Enchantment Force 2: Mystery!
Mystery asks us to take "advantage of credulity, delight, anticipation, and humor." Where surprise sparks an interest, mystery helps sustain that interest. It is through a desire to explore what we don't know that we uncover the excitement that learning can bring.
Despite our best intentions, it is easy for learning to lose its excitement and start feeling rote. One way to combat this tendency is to shift perspectives. We can ask ourselves the question: "where might mystery be present but overlooked?"
We can look at our homes and neighborhoods as though we are seeing them for the first time (if you have young children, you can follow their lead!) We can also encourage our children to see the world from different perspectives:
- Physically by giving them different ways to view the world such as through binoculars, microscope, telescope, magnifying glass etc.
- Mentally by encouraging them to actively compare and contrast what they observe. We can ask them to compare animals within the same category at a zoo (all snakes or big cats or penguins etc) and identify similarities and differences. Or follow a news story over several weeks and notice headlines from various sources and how the information that is known changes with time.
We want to encourage our children to value the questions as much as the answers. As Julie explains: "Academic prowess is built on the ability to move between viewpoints—to critically examine what is known and think about it in new ways." Flexibility of thought is a skill that can be exercised and developed.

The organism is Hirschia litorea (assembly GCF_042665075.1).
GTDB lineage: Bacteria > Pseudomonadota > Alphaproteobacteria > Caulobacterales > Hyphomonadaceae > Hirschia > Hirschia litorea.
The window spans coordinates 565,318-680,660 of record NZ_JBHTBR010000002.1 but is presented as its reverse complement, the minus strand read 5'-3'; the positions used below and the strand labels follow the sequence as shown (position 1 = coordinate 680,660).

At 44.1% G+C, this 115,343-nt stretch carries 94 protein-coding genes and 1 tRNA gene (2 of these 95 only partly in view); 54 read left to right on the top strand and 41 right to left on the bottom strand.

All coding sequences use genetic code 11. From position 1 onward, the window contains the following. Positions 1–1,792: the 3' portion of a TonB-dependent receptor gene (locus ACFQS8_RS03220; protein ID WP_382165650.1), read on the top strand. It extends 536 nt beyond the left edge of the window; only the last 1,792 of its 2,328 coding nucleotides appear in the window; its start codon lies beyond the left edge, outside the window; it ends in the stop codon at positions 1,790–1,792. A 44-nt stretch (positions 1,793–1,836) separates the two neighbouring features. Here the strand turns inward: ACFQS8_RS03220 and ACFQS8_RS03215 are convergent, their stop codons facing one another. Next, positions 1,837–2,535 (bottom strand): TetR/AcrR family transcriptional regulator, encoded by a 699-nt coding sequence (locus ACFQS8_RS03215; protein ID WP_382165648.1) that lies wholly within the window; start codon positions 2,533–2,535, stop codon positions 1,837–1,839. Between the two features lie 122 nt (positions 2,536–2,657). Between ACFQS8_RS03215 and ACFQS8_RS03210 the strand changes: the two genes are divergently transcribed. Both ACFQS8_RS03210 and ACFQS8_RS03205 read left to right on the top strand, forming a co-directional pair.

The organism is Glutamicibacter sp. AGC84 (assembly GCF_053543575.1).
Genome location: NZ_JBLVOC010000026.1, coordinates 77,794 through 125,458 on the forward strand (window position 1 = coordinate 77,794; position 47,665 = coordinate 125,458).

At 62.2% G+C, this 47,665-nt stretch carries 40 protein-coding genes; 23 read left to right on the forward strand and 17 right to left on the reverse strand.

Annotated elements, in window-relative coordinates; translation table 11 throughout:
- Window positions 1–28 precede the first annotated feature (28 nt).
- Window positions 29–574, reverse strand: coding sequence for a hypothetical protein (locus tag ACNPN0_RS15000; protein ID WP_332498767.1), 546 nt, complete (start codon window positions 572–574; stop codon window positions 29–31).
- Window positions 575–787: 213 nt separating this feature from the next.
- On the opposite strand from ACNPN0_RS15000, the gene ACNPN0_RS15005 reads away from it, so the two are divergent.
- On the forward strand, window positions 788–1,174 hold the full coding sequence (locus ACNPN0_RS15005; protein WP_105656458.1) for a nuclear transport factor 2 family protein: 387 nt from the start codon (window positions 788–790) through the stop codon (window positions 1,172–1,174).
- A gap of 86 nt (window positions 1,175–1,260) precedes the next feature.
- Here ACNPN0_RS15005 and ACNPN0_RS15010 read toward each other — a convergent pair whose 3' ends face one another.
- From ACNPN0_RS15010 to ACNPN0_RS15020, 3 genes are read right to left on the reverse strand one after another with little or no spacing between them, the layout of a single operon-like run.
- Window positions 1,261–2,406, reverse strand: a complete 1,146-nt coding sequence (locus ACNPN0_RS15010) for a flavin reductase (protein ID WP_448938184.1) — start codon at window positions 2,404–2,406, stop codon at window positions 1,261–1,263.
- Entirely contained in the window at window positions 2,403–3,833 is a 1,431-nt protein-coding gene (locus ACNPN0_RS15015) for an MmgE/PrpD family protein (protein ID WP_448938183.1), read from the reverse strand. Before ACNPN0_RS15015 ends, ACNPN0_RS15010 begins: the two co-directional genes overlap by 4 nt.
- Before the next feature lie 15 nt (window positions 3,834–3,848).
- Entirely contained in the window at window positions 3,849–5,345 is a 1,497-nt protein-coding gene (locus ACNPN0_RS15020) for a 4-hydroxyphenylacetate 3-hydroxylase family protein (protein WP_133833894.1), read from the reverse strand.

Read, Experience, Encounter
As The Brave Learner explains, there are three ways to deepen our children's relationship with a topic: Reading provides background and information. To get a fuller picture, we add experience. The most powerful way, however, is through encounter.
"Encounter puts us squarely in the heart of mystery. It provokes a pause—there's more to know that is not easily managed with our current set of skills and tools."
Reading about the solar system is one way to learn about the sun, moon, and planets in our night sky. To deepen the experience, we might take our children to a planetarium where a skilled narrator projects stars and planets onto the inside of a domed ceiling. When viewing the planets directly through a telescope, earth-bound humans are offered an encounter with the real thing—enriching all that learning.
Thoughts to ponder
When learning goes from provocative to dull, we can ask ourselves:
- What else is there to know?
- What can we read, experience, and encounter to deepen our relationship with this subject?
Try the following:
- List everyday places like the outdoors where mystery is present but often overlooked.
- "See differently" by printing page 16 of the Brave Learner Companion Guide and cutting out the "view finder". Have your child close one eye and look through the different shapes to see a different perspective.
- Go on an internet scavenger hunt by picking a topic and developing questions to help guide your explorations (download The Brave Learner excerpt below for more details and examples.)
- Make a list of places that would let you explore a specific subject and schedule a trip.
- Make a list of people to encounter who could add depth to your explorations.
Print pages 16-19 of the Brave Learner Companion Guide and write your answers.
Posted March 11th, 2019
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